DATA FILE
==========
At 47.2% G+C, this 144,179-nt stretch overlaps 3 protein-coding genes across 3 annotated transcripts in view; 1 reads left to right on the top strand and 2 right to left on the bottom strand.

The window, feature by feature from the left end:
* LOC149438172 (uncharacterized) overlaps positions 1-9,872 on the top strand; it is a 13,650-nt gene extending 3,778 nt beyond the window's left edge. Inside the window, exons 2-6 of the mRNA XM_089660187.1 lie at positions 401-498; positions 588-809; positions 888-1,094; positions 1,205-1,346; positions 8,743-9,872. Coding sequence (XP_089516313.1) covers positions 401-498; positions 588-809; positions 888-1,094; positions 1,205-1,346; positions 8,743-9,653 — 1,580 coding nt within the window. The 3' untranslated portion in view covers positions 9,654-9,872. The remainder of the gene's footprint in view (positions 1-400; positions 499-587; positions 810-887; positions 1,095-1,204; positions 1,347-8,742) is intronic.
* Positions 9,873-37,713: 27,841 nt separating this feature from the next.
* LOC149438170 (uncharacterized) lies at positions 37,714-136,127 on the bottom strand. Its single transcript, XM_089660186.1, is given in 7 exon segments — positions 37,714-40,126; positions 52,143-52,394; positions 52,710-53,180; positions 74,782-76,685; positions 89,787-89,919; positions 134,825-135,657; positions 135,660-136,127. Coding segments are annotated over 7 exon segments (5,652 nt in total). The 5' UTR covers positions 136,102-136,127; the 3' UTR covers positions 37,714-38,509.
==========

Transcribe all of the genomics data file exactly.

At 47.2% G+C, this 144,179-nt stretch overlaps 3 protein-coding genes across 3 annotated transcripts in view; 1 reads left to right on the top strand and 2 right to left on the bottom strand.

The window, feature by feature from the left end:
* LOC149438172 (uncharacterized) overlaps positions 1-9,872 on the top strand; it is a 13,650-nt gene extending 3,778 nt beyond the window's left edge. Inside the window, exons 2-6 of the mRNA XM_089660187.1 lie at positions 401-498; positions 588-809; positions 888-1,094; positions 1,205-1,346; positions 8,743-9,872. Coding sequence (XP_089516313.1) covers positions 401-498; positions 588-809; positions 888-1,094; positions 1,205-1,346; positions 8,743-9,653 — 1,580 coding nt within the window. The 3' untranslated portion in view covers positions 9,654-9,872. The remainder of the gene's footprint in view (positions 1-400; positions 499-587; positions 810-887; positions 1,095-1,204; positions 1,347-8,742) is intronic.
* Positions 9,873-37,713: 27,841 nt separating this feature from the next.
* LOC149438170 (uncharacterized) lies at positions 37,714-136,127 on the bottom strand. Its single transcript, XM_089660186.1, is given in 7 exon segments — positions 37,714-40,126; positions 52,143-52,394; positions 52,710-53,180; positions 74,782-76,685; positions 89,787-89,919; positions 134,825-135,657; positions 135,660-136,127. Coding segments are annotated over 7 exon segments (5,652 nt in total). The 5' UTR covers positions 136,102-136,127; the 3' UTR covers positions 37,714-38,509.